Eliminate weak links in your warehouse security with entrance control
The COVID-19 pandemic has impacted nearly every part of everyday life. Retail is arguably one of the sectors to be impacted most, with temporary closures of shops forcing even more consumers to turn online.
49% of global customers are shopping more online now than they did pre-COVID-19, meaning that large warehouses and last-mile delivery facilities have seen a huge surge in items passing through them, with stockpiling of various essential goods and medicines also occurring to allow companies to cope with unexpected increases in demand or to combat supply issues.
As reported by the Financial Times, “every extra £1bn spent online requires almost an additional 900,000 sq ft of logistics space, according to property company CBRE.” Keeping goods secure in these kinds of vast facilities is no easy task. On any given day, a busy warehouse can contain many millions of pounds worth of merchandise, spanning hundreds of thousands of square feet of space. With around-the-clock operations, high turnover rates and seasonal and temporary workers coming and going at all times, a well-thought-out and layered physical security plan is essential to prevent losses from theft, property damage or violence.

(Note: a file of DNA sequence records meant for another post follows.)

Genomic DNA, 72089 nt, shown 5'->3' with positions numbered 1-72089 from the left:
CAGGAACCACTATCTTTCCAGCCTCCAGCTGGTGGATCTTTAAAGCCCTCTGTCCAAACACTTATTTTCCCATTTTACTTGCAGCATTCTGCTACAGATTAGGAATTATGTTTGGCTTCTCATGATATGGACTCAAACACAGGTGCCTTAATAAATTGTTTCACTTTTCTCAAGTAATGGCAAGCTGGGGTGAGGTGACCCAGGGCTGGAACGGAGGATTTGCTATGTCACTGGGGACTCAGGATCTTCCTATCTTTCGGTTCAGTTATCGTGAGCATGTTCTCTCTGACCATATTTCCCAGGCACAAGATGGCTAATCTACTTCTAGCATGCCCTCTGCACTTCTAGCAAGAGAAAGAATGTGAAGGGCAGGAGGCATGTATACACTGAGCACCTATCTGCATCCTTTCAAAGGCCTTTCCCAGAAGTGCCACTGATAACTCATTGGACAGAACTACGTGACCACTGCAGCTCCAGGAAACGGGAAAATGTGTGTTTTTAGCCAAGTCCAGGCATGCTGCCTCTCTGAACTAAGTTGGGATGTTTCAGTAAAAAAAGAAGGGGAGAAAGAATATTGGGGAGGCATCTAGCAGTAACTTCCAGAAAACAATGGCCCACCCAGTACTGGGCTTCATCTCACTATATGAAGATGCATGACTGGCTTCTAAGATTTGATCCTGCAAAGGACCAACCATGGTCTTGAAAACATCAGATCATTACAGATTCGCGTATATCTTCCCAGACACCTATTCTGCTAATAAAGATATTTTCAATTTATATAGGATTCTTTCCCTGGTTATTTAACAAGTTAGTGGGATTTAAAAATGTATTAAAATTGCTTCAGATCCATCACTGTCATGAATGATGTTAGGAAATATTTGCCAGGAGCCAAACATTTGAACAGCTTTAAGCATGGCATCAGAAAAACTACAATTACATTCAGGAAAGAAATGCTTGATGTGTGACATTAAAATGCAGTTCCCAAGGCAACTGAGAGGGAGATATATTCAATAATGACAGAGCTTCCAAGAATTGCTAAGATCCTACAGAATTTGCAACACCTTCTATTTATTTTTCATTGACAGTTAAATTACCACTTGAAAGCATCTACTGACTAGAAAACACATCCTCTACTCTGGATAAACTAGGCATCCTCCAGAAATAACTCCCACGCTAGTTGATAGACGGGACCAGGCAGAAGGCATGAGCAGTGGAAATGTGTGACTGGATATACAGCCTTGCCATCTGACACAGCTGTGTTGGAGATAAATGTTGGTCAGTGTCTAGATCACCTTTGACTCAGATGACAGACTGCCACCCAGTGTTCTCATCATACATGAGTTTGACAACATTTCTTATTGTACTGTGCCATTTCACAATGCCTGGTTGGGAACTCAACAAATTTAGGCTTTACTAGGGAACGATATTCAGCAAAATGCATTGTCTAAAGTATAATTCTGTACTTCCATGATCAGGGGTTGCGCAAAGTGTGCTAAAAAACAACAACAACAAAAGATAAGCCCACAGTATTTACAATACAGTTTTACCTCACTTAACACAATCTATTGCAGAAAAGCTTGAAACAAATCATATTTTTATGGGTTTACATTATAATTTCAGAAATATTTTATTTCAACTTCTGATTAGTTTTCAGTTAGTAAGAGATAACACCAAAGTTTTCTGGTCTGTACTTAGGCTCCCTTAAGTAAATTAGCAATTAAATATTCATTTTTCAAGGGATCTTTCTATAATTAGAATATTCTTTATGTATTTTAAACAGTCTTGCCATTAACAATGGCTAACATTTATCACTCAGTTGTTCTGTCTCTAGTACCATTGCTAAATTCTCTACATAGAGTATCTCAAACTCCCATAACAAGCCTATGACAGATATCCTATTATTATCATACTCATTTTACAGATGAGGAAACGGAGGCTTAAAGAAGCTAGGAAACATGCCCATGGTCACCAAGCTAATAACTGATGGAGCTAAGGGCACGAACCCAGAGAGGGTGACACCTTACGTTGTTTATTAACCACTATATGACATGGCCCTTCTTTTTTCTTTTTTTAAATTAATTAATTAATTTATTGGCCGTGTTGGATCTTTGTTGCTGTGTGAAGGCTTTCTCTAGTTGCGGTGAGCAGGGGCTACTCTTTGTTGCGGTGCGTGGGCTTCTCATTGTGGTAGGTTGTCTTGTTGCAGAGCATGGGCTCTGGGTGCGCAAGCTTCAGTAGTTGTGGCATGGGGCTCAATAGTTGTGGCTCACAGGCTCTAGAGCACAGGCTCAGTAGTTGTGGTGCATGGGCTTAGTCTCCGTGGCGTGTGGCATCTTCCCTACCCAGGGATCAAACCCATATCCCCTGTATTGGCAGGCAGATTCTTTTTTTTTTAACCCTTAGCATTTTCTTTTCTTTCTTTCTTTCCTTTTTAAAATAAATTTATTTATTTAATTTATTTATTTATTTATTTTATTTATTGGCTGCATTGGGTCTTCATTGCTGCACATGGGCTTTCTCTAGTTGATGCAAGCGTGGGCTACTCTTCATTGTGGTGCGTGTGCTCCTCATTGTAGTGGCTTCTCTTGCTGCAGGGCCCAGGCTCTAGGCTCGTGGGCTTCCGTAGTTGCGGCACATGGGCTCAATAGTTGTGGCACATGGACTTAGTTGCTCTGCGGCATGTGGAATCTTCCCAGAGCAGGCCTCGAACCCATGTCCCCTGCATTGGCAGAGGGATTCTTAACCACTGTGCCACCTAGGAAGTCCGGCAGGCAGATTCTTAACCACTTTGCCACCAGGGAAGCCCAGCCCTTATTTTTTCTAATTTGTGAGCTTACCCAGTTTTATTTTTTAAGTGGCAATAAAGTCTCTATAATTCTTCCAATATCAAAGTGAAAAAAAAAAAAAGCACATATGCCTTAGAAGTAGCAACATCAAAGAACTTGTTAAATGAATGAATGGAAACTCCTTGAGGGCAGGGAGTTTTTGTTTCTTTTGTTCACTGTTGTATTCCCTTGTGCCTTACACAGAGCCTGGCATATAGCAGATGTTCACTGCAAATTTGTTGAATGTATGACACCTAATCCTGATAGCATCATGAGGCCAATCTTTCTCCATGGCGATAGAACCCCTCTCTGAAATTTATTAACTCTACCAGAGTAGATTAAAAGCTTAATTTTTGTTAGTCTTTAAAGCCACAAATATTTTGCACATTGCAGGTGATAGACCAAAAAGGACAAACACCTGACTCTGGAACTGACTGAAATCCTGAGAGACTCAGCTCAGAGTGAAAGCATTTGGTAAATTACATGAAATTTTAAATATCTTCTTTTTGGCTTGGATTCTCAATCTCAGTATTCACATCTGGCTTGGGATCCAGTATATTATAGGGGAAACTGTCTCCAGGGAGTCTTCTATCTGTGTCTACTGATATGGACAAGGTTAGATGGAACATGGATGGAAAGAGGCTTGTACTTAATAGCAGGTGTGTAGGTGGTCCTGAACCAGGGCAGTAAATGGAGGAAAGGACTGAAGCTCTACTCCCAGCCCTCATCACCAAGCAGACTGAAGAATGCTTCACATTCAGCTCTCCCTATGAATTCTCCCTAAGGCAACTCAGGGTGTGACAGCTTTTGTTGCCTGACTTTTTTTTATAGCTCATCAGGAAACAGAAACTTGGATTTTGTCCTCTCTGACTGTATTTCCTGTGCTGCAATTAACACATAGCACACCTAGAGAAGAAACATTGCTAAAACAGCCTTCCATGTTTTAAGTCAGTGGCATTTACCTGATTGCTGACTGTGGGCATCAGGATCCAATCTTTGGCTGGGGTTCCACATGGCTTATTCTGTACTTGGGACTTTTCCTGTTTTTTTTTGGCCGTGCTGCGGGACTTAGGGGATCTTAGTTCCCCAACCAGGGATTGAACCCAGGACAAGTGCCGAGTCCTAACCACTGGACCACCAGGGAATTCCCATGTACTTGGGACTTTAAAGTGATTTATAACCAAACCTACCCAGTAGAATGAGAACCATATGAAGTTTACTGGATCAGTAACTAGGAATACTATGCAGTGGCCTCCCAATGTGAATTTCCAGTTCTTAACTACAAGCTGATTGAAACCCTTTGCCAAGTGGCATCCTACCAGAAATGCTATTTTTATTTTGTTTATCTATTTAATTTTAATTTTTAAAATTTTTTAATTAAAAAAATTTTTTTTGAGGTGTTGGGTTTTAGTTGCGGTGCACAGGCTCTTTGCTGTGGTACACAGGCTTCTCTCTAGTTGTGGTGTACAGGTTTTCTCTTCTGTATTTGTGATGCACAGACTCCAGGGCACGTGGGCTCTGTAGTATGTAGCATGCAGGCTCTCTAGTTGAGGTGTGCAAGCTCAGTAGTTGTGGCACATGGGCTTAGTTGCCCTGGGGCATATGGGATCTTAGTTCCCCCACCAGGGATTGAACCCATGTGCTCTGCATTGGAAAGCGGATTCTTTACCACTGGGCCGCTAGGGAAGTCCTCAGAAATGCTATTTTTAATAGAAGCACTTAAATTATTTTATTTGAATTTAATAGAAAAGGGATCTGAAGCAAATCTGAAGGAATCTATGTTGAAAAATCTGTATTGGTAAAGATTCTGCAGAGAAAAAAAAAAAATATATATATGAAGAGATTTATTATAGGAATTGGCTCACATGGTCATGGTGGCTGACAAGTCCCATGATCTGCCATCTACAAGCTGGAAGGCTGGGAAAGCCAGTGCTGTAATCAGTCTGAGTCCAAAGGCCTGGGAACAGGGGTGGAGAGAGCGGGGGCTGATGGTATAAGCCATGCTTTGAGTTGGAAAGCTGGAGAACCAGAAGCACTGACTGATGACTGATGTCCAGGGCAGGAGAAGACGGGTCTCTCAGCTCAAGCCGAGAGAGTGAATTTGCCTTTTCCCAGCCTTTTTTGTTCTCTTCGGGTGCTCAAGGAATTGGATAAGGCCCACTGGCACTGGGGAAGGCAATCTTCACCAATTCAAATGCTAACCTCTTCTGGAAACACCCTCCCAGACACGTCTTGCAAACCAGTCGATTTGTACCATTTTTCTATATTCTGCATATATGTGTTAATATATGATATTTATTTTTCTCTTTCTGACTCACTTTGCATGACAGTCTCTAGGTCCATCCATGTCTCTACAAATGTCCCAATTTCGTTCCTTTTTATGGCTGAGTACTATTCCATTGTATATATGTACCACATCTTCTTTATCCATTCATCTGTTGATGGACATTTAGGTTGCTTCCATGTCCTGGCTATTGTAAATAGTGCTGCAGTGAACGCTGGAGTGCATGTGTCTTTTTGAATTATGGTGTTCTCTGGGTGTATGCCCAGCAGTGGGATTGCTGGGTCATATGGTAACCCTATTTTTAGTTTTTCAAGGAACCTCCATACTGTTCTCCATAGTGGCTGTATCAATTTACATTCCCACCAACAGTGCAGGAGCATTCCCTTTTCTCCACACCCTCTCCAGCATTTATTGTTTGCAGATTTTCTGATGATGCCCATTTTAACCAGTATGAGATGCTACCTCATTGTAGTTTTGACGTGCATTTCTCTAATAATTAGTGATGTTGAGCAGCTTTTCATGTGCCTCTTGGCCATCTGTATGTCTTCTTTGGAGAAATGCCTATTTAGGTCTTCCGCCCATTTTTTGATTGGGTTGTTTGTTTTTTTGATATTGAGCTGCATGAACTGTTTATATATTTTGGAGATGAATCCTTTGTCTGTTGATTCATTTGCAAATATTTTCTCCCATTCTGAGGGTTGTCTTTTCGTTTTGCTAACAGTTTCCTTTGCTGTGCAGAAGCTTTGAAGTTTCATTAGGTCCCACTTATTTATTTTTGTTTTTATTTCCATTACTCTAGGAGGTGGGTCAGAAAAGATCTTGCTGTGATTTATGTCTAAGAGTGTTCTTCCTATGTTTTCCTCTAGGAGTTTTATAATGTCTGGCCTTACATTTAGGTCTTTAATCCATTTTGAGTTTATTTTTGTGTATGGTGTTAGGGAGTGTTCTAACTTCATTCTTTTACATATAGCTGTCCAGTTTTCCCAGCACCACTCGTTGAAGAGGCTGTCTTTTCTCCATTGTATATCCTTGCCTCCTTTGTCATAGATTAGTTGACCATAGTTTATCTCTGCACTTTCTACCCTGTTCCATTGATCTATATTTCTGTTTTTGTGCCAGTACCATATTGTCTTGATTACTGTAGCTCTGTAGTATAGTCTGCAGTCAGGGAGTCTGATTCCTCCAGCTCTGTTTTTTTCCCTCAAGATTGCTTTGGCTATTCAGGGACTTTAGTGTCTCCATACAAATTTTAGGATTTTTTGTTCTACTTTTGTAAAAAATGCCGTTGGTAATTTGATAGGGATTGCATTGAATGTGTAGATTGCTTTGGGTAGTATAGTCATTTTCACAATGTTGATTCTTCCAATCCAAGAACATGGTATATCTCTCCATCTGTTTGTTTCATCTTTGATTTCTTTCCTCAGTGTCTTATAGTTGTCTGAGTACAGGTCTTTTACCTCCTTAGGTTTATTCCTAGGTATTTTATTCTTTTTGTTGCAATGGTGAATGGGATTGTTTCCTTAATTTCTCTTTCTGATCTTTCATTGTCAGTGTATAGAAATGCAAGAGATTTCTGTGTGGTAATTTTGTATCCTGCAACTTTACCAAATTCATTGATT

Mitigating security risk
To effectively reduce security risks, start by answering the below questions to quickly assess the current security strategy at your facility.
- Does my plan deter unauthorised entry into the facility?
- Does my plan effectively prevent someone from taking merchandise off the premises?
- Are we able to prevent weapons from being brought into the building?
- Does my plan create a safe environment for employees?
If you answered “no” to any of these questions, don’t worry, you’re not alone. But, you may need to reconsider your current strategy.
The reality is that most warehouse security strategies have traditionally consisted of separate alarm systems, video cameras and guards. The problem with these often-disparate systems is they can only detect break-ins, not internal theft.
Even before online retail ramped up dramatically during the pandemic, in 2019 the Centre for Retail Research reported that “retailers found large-scale fraud involving their warehouses and suppliers, costing £915mn”. These warehouses, especially if they contain electrical goods, jewellery or branded clothing, are particularly vulnerable to staff theft.
Video cameras lose their intimidation factor with employees, and uniformed guards are often not adequately trained to recognise the costliest types of inventory loss, which could take the form of mis-scanning items, misplaced merchandise, or goods in perfect condition being removed from the building in waste bins for collection later.
The good news is that technology has evolved to meet this threat head-on. When integrating multiple leading technologies you can solve a number of challenges, such as:
- eliminating unauthorised entry through credential verification and tailgate detection